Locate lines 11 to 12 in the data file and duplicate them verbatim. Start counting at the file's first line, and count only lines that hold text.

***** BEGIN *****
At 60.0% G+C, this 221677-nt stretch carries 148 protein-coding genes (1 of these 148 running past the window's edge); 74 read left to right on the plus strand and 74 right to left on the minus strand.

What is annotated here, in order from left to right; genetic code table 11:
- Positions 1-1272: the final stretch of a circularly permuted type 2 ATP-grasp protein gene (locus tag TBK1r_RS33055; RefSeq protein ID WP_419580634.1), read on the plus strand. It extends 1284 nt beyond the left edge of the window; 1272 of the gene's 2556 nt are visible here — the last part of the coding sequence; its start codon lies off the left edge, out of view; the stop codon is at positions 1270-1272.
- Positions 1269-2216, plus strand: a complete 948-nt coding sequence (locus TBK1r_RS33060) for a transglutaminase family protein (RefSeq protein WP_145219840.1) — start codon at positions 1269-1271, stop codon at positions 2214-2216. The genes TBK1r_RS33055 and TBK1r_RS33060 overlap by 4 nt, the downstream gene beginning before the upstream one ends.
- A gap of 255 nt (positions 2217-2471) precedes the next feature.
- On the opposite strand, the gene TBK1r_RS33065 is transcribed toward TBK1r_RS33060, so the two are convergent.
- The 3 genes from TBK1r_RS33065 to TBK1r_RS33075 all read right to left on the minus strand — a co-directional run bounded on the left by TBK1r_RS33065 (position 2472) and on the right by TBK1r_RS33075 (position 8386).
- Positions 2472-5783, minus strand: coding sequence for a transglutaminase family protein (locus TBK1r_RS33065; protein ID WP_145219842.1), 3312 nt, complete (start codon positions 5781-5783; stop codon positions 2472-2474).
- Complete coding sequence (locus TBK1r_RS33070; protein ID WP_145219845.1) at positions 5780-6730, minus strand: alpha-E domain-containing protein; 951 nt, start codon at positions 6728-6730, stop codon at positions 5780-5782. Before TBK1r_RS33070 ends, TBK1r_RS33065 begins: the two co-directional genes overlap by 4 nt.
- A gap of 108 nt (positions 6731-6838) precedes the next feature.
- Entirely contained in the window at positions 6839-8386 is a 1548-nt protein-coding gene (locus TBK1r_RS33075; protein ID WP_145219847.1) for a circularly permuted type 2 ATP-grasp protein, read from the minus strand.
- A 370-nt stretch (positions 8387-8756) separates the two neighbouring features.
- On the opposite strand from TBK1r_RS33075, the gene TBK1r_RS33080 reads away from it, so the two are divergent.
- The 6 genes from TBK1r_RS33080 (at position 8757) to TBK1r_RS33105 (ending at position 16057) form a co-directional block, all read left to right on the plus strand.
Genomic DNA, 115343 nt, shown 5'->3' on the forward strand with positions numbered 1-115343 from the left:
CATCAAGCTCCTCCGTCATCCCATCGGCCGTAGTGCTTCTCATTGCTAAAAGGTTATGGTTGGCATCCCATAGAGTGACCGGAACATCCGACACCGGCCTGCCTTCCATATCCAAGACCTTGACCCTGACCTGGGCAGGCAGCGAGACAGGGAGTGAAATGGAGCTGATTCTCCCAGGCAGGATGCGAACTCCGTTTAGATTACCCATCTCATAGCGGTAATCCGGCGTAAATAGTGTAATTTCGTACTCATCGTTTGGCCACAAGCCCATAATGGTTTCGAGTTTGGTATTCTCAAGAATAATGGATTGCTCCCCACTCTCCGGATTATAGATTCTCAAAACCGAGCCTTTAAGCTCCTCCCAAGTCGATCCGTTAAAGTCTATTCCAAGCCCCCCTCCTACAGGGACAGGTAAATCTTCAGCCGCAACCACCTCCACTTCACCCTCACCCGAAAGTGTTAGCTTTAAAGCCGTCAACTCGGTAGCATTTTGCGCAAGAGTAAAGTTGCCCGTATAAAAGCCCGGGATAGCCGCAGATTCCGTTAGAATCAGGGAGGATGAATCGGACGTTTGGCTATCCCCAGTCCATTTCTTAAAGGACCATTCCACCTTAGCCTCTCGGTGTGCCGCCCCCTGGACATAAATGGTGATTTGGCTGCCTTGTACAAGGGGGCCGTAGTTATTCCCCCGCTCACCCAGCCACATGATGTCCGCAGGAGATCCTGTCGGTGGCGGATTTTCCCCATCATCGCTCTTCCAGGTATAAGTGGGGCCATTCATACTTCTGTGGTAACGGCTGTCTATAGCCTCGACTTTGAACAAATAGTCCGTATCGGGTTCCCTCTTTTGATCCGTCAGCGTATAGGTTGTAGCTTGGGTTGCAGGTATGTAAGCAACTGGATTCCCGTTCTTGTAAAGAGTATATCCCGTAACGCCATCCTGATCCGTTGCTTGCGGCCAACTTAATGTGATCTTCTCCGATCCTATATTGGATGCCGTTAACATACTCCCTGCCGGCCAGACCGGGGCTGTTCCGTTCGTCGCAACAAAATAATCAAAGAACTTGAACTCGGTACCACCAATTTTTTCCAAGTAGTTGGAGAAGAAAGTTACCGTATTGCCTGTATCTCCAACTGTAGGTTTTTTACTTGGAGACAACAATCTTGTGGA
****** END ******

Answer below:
- Entirely contained in the window at positions 6839-8386 is a 1548-nt protein-coding gene (locus TBK1r_RS33075; protein ID WP_145219847.1) for a circularly permuted type 2 ATP-grasp protein, read from the minus strand.
- A 370-nt stretch (positions 8387-8756) separates the two neighbouring features.